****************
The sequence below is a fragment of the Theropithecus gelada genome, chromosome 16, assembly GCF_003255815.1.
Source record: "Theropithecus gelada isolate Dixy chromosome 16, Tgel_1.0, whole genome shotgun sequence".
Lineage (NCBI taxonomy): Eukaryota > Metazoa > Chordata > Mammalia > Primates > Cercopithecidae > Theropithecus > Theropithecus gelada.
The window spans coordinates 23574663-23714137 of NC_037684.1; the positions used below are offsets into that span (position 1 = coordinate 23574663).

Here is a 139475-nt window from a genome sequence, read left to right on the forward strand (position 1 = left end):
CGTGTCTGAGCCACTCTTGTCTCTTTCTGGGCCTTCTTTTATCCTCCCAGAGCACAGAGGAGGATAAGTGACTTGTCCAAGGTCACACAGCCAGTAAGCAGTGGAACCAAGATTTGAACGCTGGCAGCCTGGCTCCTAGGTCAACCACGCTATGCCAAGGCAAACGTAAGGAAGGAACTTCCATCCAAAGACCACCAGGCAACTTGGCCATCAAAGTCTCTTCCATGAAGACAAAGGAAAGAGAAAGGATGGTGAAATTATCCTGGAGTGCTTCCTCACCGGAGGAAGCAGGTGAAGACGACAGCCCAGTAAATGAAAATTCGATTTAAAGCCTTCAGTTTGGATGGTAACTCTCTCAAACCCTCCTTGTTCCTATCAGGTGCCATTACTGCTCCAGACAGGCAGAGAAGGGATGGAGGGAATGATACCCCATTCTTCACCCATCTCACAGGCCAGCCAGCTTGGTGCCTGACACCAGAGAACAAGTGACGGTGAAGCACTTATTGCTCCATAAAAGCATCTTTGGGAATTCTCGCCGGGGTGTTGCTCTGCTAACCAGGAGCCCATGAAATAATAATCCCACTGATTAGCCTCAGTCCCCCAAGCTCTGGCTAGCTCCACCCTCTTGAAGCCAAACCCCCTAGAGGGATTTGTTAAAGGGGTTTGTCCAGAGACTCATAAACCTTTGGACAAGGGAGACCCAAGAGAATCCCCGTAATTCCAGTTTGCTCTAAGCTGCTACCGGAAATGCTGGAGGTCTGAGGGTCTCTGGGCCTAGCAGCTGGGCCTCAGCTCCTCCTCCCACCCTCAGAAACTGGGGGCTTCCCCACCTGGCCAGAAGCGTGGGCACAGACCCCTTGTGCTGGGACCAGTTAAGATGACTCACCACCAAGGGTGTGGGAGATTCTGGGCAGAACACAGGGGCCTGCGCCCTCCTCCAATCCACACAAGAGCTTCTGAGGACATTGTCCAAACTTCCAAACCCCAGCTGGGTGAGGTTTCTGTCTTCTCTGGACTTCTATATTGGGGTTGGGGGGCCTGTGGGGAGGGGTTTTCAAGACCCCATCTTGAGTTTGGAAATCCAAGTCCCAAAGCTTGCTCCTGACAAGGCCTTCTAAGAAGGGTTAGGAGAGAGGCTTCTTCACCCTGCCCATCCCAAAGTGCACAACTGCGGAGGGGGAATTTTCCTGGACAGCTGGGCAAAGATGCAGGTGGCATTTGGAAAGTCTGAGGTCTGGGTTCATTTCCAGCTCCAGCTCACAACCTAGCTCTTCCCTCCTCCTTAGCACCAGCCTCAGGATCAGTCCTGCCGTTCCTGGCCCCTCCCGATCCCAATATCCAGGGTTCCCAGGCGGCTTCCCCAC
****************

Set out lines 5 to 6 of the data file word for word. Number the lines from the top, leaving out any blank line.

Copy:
Here is a 139475-nt window from a genome sequence, read left to right on the forward strand (position 1 = left end):
CGTGTCTGAGCCACTCTTGTCTCTTTCTGGGCCTTCTTTTATCCTCCCAGAGCACAGAGGAGGATAAGTGACTTGTCCAAGGTCACACAGCCAGTAAGCAGTGGAACCAAGATTTGAACGCTGGCAGCCTGGCTCCTAGGTCAACCACGCTATGCCAAGGCAAACGTAAGGAAGGAACTTCCATCCAAAGACCACCAGGCAACTTGGCCATCAAAGTCTCTTCCATGAAGACAAAGGAAAGAGAAAGGATGGTGAAATTATCCTGGAGTGCTTCCTCACCGGAGGAAGCAGGTGAAGACGACAGCCCAGTAAATGAAAATTCGATTTAAAGCCTTCAGTTTGGATGGTAACTCTCTCAAACCCTCCTTGTTCCTATCAGGTGCCATTACTGCTCCAGACAGGCAGAGAAGGGATGGAGGGAATGATACCCCATTCTTCACCCATCTCACAGGCCAGCCAGCTTGGTGCCTGACACCAGAGAACAAGTGACGGTGAAGCACTTATTGCTCCATAAAAGCATCTTTGGGAATTCTCGCCGGGGTGTTGCTCTGCTAACCAGGAGCCCATGAAATAATAATCCCACTGATTAGCCTCAGTCCCCCAAGCTCTGGCTAGCTCCACCCTCTTGAAGCCAAACCCCCTAGAGGGATTTGTTAAAGGGGTTTGTCCAGAGACTCATAAACCTTTGGACAAGGGAGACCCAAGAGAATCCCCGTAATTCCAGTTTGCTCTAAGCTGCTACCGGAAATGCTGGAGGTCTGAGGGTCTCTGGGCCTAGCAGCTGGGCCTCAGCTCCTCCTCCCACCCTCAGAAACTGGGGGCTTCCCCACCTGGCCAGAAGCGTGGGCACAGACCCCTTGTGCTGGGACCAGTTAAGATGACTCACCACCAAGGGTGTGGGAGATTCTGGGCAGAACACAGGGGCCTGCGCCCTCCTCCAATCCACACAAGAGCTTCTGAGGACATTGTCCAAACTTCCAAACCCCAGCTGGGTGAGGTTTCTGTCTTCTCTGGACTTCTATATTGGGGTTGGGGGGCCTGTGGGGAGGGGTTTTCAAGACCCCATCTTGAGTTTGGAAATCCAAGTCCCAAAGCTTGCTCCTGACAAGGCCTTCTAAGAAGGGTTAGGAGAGAGGCTTCTTCACCCTGCCCATCCCAAAGTGCACAACTGCGGAGGGGGAATTTTCCTGGACAGCTGGGCAAAGATGCAGGTGGCATTTGGAAAGTCTGAGGTCTGGGTTCATTTCCAGCTCCAGCTCACAACCTAGCTCTTCCCTCCTCCTTAGCACCAGCCTCAGGATCAGTCCTGCCGTTCCTGGCCCCTCCCGATCCCAATATCCAGGGTTCCCAGGCGGCTTCCCCAC